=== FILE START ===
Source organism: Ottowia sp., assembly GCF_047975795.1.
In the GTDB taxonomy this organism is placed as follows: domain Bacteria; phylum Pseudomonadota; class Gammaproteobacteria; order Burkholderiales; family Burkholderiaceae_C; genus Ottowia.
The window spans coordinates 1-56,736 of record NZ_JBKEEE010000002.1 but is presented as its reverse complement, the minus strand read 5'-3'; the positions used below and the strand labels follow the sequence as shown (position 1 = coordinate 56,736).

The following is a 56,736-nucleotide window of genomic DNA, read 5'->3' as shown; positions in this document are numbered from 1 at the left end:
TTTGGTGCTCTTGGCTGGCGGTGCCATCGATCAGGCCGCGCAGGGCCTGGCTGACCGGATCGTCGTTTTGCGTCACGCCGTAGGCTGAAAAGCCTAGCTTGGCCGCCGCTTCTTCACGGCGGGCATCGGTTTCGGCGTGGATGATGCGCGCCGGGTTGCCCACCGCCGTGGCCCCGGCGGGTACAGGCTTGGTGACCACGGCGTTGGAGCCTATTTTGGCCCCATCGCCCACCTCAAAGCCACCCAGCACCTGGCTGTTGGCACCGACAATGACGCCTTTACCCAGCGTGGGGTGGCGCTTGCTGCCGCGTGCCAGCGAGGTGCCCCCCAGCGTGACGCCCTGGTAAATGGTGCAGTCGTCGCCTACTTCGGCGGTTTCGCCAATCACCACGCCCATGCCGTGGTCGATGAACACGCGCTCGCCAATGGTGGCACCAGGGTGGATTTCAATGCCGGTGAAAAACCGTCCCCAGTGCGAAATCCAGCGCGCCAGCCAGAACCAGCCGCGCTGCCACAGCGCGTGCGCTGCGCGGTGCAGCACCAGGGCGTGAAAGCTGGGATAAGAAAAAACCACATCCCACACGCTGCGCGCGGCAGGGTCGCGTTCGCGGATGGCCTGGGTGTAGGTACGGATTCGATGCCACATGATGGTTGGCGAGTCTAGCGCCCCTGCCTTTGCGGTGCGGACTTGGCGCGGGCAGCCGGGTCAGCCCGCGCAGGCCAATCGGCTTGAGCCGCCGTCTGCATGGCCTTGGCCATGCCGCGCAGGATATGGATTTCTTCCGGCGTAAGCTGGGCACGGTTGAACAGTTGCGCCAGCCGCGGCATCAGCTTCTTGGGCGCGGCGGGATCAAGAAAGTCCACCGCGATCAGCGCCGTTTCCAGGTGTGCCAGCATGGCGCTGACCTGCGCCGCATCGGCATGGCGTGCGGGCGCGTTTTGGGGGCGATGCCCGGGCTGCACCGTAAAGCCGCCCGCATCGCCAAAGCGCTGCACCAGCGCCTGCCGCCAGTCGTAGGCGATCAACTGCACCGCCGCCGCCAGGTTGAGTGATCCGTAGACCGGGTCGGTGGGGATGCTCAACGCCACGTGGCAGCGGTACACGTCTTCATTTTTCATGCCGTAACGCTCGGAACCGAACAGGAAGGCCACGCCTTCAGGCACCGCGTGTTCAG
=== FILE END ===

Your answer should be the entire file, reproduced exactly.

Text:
Source organism: Ottowia sp., assembly GCF_047975795.1.
In the GTDB taxonomy this organism is placed as follows: domain Bacteria; phylum Pseudomonadota; class Gammaproteobacteria; order Burkholderiales; family Burkholderiaceae_C; genus Ottowia.
The window spans coordinates 1-56,736 of record NZ_JBKEEE010000002.1 but is presented as its reverse complement, the minus strand read 5'-3'; the positions used below and the strand labels follow the sequence as shown (position 1 = coordinate 56,736).

The following is a 56,736-nucleotide window of genomic DNA, read 5'->3' as shown; positions in this document are numbered from 1 at the left end:
TTTGGTGCTCTTGGCTGGCGGTGCCATCGATCAGGCCGCGCAGGGCCTGGCTGACCGGATCGTCGTTTTGCGTCACGCCGTAGGCTGAAAAGCCTAGCTTGGCCGCCGCTTCTTCACGGCGGGCATCGGTTTCGGCGTGGATGATGCGCGCCGGGTTGCCCACCGCCGTGGCCCCGGCGGGTACAGGCTTGGTGACCACGGCGTTGGAGCCTATTTTGGCCCCATCGCCCACCTCAAAGCCACCCAGCACCTGGCTGTTGGCACCGACAATGACGCCTTTACCCAGCGTGGGGTGGCGCTTGCTGCCGCGTGCCAGCGAGGTGCCCCCCAGCGTGACGCCCTGGTAAATGGTGCAGTCGTCGCCTACTTCGGCGGTTTCGCCAATCACCACGCCCATGCCGTGGTCGATGAACACGCGCTCGCCAATGGTGGCACCAGGGTGGATTTCAATGCCGGTGAAAAACCGTCCCCAGTGCGAAATCCAGCGCGCCAGCCAGAACCAGCCGCGCTGCCACAGCGCGTGCGCTGCGCGGTGCAGCACCAGGGCGTGAAAGCTGGGATAAGAAAAAACCACATCCCACACGCTGCGCGCGGCAGGGTCGCGTTCGCGGATGGCCTGGGTGTAGGTACGGATTCGATGCCACATGATGGTTGGCGAGTCTAGCGCCCCTGCCTTTGCGGTGCGGACTTGGCGCGGGCAGCCGGGTCAGCCCGCGCAGGCCAATCGGCTTGAGCCGCCGTCTGCATGGCCTTGGCCATGCCGCGCAGGATATGGATTTCTTCCGGCGTAAGCTGGGCACGGTTGAACAGTTGCGCCAGCCGCGGCATCAGCTTCTTGGGCGCGGCGGGATCAAGAAAGTCCACCGCGATCAGCGCCGTTTCCAGGTGTGCCAGCATGGCGCTGACCTGCGCCGCATCGGCATGGCGTGCGGGCGCGTTTTGGGGGCGATGCCCGGGCTGCACCGTAAAGCCGCCCGCATCGCCAAAGCGCTGCACCAGCGCCTGCCGCCAGTCGTAGGCGATCAACTGCACCGCCGCCGCCAGGTTGAGTGATCCGTAGACCGGGTCGGTGGGGATGCTCAACGCCACGTGGCAGCGGTACACGTCTTCATTTTTCATGCCGTAACGCTCGGAACCGAACAGGAAGGCCACGCCTTCAGGCACCGCGTGTTCAG